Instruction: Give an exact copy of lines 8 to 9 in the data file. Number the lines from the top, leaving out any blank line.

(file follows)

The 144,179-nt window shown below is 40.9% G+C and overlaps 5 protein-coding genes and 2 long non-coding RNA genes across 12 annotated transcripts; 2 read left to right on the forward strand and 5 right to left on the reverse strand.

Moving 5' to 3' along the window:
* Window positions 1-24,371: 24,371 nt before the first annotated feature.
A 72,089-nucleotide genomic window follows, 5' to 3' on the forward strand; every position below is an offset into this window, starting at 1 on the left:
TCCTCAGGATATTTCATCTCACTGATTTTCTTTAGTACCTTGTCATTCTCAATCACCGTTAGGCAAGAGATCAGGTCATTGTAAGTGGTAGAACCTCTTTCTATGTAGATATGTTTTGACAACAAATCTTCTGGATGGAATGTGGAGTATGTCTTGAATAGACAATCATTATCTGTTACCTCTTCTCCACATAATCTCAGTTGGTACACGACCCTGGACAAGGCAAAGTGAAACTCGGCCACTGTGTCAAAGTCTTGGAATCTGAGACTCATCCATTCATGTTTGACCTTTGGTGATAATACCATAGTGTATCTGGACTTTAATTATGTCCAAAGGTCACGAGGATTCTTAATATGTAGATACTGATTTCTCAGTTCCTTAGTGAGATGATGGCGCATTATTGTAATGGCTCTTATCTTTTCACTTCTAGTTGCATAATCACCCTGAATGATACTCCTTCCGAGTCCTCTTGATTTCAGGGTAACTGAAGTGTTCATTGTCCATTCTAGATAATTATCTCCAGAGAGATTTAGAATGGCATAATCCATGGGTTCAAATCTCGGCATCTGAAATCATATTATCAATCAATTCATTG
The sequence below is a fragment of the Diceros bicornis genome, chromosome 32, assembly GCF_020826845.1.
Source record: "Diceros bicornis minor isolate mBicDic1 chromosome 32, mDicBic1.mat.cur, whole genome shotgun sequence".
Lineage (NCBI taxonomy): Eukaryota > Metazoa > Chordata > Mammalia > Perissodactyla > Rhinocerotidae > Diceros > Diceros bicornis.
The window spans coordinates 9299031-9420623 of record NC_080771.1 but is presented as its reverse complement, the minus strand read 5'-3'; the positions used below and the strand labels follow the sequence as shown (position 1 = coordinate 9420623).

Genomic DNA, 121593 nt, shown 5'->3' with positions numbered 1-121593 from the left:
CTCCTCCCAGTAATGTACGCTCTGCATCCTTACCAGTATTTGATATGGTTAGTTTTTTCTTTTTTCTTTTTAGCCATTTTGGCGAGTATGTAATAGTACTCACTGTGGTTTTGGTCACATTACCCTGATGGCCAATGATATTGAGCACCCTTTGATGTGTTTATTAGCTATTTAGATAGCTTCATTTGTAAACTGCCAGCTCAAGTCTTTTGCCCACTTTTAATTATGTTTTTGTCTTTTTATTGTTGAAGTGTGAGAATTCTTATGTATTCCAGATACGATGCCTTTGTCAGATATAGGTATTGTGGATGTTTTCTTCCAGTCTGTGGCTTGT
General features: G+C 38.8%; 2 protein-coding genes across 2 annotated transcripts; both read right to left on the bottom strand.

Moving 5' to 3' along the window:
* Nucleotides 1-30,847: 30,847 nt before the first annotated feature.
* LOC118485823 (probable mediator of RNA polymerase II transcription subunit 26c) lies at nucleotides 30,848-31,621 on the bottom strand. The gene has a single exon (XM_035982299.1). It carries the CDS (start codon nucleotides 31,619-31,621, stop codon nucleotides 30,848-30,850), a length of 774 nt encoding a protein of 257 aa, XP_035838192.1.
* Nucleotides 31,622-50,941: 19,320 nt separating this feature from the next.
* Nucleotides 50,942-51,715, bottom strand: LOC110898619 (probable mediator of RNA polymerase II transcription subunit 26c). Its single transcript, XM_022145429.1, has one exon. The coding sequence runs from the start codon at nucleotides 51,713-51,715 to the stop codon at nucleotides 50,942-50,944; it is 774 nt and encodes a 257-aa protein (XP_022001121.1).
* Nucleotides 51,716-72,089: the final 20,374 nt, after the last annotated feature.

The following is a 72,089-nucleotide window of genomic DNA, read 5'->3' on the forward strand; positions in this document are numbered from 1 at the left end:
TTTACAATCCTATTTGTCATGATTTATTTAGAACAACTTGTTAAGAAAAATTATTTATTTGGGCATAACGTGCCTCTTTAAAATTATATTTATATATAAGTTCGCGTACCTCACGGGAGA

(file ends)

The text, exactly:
Lineage (NCBI taxonomy): Eukaryota > Metazoa > Chordata > Mammalia > Perissodactyla > Rhinocerotidae > Diceros > Diceros bicornis.
The window spans coordinates 9299031-9420623 of record NC_080771.1 but is presented as its reverse complement, the minus strand read 5'-3'; the positions used below and the strand labels follow the sequence as shown (position 1 = coordinate 9420623).